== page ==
66 reviews
June 8, 2019
This author has the talent to write lyrical prose but it’s overdone throughout the nook so for me it was distracting from the story until the end when her prose became infused with mastery. The end was as. Good a read as any master I’ve read — not the story — just the writing. The story didn’t work for me at all. Hard to believe ten year olds feel the stirrings of romantic love in the way the author described. It just felt like she was trying to heal with s lot of themes and so didn’t deal with any well. This book goes into my good will bin
Profile Image for Kathleen.
66 reviews1 follower
July 15, 2019
My only complaint was that it ended very abruptly and kind of left you just hanging there...ugh!! My first book by this author who captivated me instantly from the first page with her vivid descriptions of persons and places, I couldn't hardly put it down! Centers around a motherless little girl named Alice, her best friend Theo, her less than loving Dad Archie, and her five older brothers. Her dear friend Kenneth had a special love and care for her also. It took me on wonderful journeys-highly reccomended!! (except the darn ending!!!!)
December 31, 2021
Even though this book had some contradictions like why the two children were out of school for summer holidays since the spring and why Archie was so strict about so many things but let the children wander all day long without supervision it was a great book. I loved all the characters and their quirkiness. Alice was such an innocent and thoughtful little girl and Theo was quite an industrious chatter box. I liked how the brothers all looked after Alice especially Wally. This book also touched upon AIDS and diseases. I secretly hope that Carrie Brown will have Theo and Alice met up again.
Profile Image for m_miriam.
421 reviews
August 12, 2018
I usually don't care for coming of age stories, but this is an exception, I think because it did not involve romance, trauma/abuse, or triangulation. I appreciated the inter-generational friendship, the evocative narration, and sense of self developed by the main character. I did find the technological disconnect confusing and unbelievable and at times times the fictional Grange was too idyllic, like a Stars Hollow without the commentary and sarcasm of the Gilmores.
308 reviews1 follower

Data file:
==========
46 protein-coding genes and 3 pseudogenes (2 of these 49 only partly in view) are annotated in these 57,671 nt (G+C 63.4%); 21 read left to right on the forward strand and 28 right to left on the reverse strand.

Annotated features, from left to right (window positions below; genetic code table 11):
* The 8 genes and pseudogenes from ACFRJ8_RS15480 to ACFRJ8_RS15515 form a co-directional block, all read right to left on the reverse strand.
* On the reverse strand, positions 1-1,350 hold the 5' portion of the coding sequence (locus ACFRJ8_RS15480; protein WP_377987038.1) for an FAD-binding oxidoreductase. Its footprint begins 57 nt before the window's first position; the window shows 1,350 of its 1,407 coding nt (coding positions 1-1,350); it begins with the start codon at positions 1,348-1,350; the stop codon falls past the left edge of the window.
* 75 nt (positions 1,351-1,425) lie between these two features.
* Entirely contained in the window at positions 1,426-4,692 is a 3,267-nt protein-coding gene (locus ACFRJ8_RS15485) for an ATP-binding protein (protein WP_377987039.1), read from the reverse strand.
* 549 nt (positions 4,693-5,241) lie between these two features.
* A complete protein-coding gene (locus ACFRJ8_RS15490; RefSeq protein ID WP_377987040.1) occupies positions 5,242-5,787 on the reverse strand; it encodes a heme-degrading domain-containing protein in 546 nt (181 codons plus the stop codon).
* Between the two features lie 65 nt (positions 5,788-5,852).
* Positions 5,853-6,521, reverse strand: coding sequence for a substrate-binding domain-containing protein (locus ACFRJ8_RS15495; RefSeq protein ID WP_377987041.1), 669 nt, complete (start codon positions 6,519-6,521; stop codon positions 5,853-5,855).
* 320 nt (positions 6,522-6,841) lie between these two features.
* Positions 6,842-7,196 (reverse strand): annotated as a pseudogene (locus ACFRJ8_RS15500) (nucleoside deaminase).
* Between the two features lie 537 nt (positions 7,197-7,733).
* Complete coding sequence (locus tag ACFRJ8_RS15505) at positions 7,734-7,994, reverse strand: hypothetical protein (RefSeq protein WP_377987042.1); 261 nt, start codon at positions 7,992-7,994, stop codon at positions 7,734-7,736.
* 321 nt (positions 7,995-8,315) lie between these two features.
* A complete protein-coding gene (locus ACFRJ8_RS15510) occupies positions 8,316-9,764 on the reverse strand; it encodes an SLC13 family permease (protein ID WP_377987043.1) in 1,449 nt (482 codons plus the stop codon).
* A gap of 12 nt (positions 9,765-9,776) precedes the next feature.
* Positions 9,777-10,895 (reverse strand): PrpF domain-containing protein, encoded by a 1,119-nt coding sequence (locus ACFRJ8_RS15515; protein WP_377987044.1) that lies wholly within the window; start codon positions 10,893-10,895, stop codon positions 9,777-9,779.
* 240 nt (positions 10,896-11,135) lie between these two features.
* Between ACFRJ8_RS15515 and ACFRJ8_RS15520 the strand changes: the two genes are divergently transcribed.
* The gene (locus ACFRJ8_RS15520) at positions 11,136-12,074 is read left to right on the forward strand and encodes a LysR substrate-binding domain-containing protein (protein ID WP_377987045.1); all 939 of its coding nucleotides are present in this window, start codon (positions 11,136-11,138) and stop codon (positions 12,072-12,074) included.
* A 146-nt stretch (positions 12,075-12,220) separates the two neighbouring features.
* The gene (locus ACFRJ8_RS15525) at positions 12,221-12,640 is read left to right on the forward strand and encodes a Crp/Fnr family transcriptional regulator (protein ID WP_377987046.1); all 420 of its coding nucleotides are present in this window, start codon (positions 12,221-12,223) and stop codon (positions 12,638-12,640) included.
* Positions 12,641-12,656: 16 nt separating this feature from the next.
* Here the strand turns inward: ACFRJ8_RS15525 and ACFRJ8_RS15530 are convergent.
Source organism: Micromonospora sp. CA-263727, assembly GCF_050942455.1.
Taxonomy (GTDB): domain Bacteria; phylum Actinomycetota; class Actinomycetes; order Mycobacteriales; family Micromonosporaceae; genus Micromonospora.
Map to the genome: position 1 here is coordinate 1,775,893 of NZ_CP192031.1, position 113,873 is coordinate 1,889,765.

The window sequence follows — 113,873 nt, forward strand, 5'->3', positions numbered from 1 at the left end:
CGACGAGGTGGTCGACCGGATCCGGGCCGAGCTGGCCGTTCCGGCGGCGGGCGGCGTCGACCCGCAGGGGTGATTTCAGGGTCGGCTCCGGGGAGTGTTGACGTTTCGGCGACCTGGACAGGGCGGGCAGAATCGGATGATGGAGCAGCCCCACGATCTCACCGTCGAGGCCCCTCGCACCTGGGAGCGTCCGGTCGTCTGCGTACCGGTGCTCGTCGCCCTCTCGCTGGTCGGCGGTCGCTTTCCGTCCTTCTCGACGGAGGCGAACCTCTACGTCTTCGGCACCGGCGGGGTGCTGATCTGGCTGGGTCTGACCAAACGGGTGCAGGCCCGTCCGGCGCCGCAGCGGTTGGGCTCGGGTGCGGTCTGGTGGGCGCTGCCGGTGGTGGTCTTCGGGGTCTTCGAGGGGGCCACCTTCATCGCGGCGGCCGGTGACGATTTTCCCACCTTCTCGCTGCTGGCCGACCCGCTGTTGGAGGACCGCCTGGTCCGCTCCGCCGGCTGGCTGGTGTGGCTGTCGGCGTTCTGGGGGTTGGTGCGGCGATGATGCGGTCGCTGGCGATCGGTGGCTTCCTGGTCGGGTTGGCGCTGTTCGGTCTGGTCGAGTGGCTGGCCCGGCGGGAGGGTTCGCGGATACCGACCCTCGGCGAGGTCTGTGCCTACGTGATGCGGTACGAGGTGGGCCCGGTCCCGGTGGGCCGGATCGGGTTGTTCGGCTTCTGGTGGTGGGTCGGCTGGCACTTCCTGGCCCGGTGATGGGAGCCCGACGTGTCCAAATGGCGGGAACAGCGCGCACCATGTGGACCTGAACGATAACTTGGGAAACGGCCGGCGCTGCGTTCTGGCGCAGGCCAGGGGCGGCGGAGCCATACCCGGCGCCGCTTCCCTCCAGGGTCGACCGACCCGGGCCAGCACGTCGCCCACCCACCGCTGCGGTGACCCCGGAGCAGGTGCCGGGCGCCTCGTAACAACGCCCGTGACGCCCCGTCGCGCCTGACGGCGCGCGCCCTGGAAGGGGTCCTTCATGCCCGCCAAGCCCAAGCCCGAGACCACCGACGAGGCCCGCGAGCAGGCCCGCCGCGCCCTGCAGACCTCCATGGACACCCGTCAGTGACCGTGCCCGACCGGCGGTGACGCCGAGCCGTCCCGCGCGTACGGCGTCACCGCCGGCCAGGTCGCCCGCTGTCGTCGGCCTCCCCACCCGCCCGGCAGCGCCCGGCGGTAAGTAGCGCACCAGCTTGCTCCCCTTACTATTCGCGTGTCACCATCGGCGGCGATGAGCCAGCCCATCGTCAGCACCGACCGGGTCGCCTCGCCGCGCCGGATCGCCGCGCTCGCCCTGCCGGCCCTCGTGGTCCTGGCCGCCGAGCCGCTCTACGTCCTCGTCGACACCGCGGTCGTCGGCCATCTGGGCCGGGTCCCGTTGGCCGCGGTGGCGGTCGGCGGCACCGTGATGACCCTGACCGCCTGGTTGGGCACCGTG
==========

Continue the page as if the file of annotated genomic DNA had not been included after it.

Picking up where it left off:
November 26, 2019
3.5 stars, but generous to 4. Really beautiful writing, some stunning lines. But the author seemed a little enamored with her skill - way too many tangents that didn't enrich the story, and the detailed writing got bogged down by the 3/4 mark. That said, some really gems in the pile, just wish it had less pile.
302 reviews
February 5, 2020
Audio - I loved this book. It was hard to get into at first but the author captured the coming of age of two 10 year olds. I had forgotten what it felt like until she wrote about it. The story is about Alice and Theo and their reading Lewis and Clark to Kenneth, a man with Aids. Excellent, excellent book.
1,036 reviews
November 11, 2018
I liked this book more and more as I got into it. The writing is lovely, but you'll need to enjoy hearing in great detail a child's view of her world. The characters are great, but I must say I don't think that the way Alice's dad acted during a pivotal moment fit with his character.
Profile Image for Jess DiGregorio.
26 reviews1 follower
December 3, 2018
Throughly captures the magic of a childhood while exposing the dark sides of modern adulthood
Profile Image for Angela.
893 reviews5 followers
April 8, 2019
What a wonderfully written coming of age book. Though not listed as YA, this would be a great book for middle school kids.
Profile Image for Elizabeth.
926 reviews1 follower
June 20, 2019
I liked it, but didn’t love it and I’m not sure why. The characters are very rich and sympathetic. I will continue thinking of that little girl for quite some time!
3 reviews
July 15, 2022
Lyrical, sweet and continually unpredictable. A lovely summer read.
Displaying 1 - 30 of 197 reviews